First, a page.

CATEGORIES Comedy, Independent, Telluride, Festival Reports, Fox Searchlight, Interviews, Toronto International Film Festival, Cinematical Indie, Celebrity Interviews, Toronto Film Festival, Cinematical
Jason Reitman's second feature film, Juno, turned out to be the surprise hit of the Telluride Film Festival, before moving on to Toronto. Reitman took time out of his last day at Telluride to sit down and chat about his film, why it works, and why guys just don't want to grow up.
(NOTE: This interview is a discussion of the film that contains spoilers, so if you don't want to know anything about it before you see it, stop reading now.)
Cinematical: Let's talk about how you found the Juno script to begin with and why you wanted to film it.
Jason Reitman: I was fortunate enough that I had Mason Novack (Diablo's manager) found Diablo, and I knew Mason, and so I had a copy of the script as soon as it came out.
Cinematical: And what did you like about the script? What did Diablo do right?
JR: What she did right was this: She took a very tricky piece of material and made interesting decisions at every turn. Every time a character had a line of dialog, every scene, she made the interesting, unexpected decision. Not the usual decision, but that was not precious, but that was honest and real and sometimes very funny. That's what I liked about Thank You for Smoking. That film turns on the world of cigarettes, and Chris Buckley makes those kinds of unusual, hilarious decisions at every turn. Diablo does the same thing, and she's very good at it.
Cinematical: Do you look specifically for that in choosing what scripts you want to work with? That angle?
JR: I love the tough stuff. I'm really attracted to movies about tricky subject matter, where it's dealt with in ways that are unexpected, that aren't too dramatic and precious. That's not to say that this movie doesn't have heart, it does have heart, and I think the ending is very moving. That said, it's the fact that she took on tricky material and didn't treat it that way.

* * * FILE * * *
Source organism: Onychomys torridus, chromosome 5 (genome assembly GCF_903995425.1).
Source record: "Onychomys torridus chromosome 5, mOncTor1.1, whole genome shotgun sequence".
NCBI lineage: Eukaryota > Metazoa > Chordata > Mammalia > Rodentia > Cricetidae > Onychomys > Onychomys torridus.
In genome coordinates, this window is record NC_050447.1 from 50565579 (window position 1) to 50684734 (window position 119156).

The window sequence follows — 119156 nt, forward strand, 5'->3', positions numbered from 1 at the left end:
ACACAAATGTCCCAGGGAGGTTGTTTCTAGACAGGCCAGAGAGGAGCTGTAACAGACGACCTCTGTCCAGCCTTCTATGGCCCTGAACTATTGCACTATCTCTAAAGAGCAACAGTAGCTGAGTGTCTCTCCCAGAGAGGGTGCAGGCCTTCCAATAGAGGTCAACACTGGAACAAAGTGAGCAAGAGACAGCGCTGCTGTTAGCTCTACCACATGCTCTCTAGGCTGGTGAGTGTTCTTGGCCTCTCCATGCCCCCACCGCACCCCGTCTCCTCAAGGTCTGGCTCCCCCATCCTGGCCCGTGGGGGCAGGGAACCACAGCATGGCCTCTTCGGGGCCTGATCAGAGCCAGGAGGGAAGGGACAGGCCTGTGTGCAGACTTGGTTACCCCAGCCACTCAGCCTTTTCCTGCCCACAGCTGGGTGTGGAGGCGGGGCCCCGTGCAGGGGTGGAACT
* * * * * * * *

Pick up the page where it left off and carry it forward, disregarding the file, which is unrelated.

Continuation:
Cinematical: I want to talk about the casting. When you first read the script, did you know from the start you wanted Ellen Page?
JR: I'd read the screenplay, had not really pictured anyone, and then saw Hard Candy and I was like, that's the girl.
Cinematical: Did you see her in An American Crime?
JR: No, no, noooooo. I've heard that's raw. I've heard that's really tough to watch. When it came time to cast, I got Michael Cera, JK Simmons, Olivia Thirlby, and I brought them to over, set them in front of a black backdrop shot 45-50 pages, all in one day, and then cut it together, then I showed it to the producers at Fox and said, this is the cast I'd like to have. And they said okay.
Cinematical: Well, that was easy.
JR: Yeah, it really was. It was kind of in lieu of an audition process.
Cinematical: You cast Jennifer Garner, and she's not necessarily the first person I would have thought of, but she gives a fantastic performance.
JR: I'm really proud of what Jennifer did in this film. What she did was very subtle, very complicated. It's through the honesty of her performance that everyone else around her was able to be very funny. The casting of that role was tricky, because it's a woman of a certain age, who you can buy as desperately wanting to be a mother. Someone at you at first find to be a little pushy and unlikeable, and then by the end of the film, it flips, and you've just fallen in love with her. It was very tricky.
Cinematical: Exactly! You start out thinking you know how you feel about those characters, Mark and Vanessa – that she's irritating and uptight, and he's laid back and cool, but then suddenly you realize your feelings have changed.
JR: Right, it flips, and you're like, "Oh my God!" I talked to Jason Bateman and Jennifer Garner about The Queen, and how successful they were at doing that switch. At the start of the film, you're thinking that Tony Blair is wonderful and charming, and the Queen is stodgy and set in her ways, and not open-minded. And then by the end of The Queen, it's switched, and you realize the queen is very aware, and that she has this whole global perspective, and it's Tony Blair who is being very short-sighted. They pulled the rug out from under the audience, and that's what we wanted to do.
By the end, you realize he's incapable of growing up, and when you realize that, and that her desire to be a mother is sweet and sincere, you can't help but fall in love with her. And it's very hard to deal with Jason Bateman's character, because it's a very real thing that a lot of guys do. You know, a lot of people ask me what this movie's about, and it's about the moment at which you realize you want to grow up. Ellen Page's character Juno is given the opportunity to grow up at the age of 16. She could become a mother at the age of 16, to become a grownup and deal with some real shit. And a lot of teenage girls deal with that – teenage girls are growing up faster and faster. And in a weird way, this is a movie about teenage girls growing up too fast, and 30-year-old men who don't want to grow up.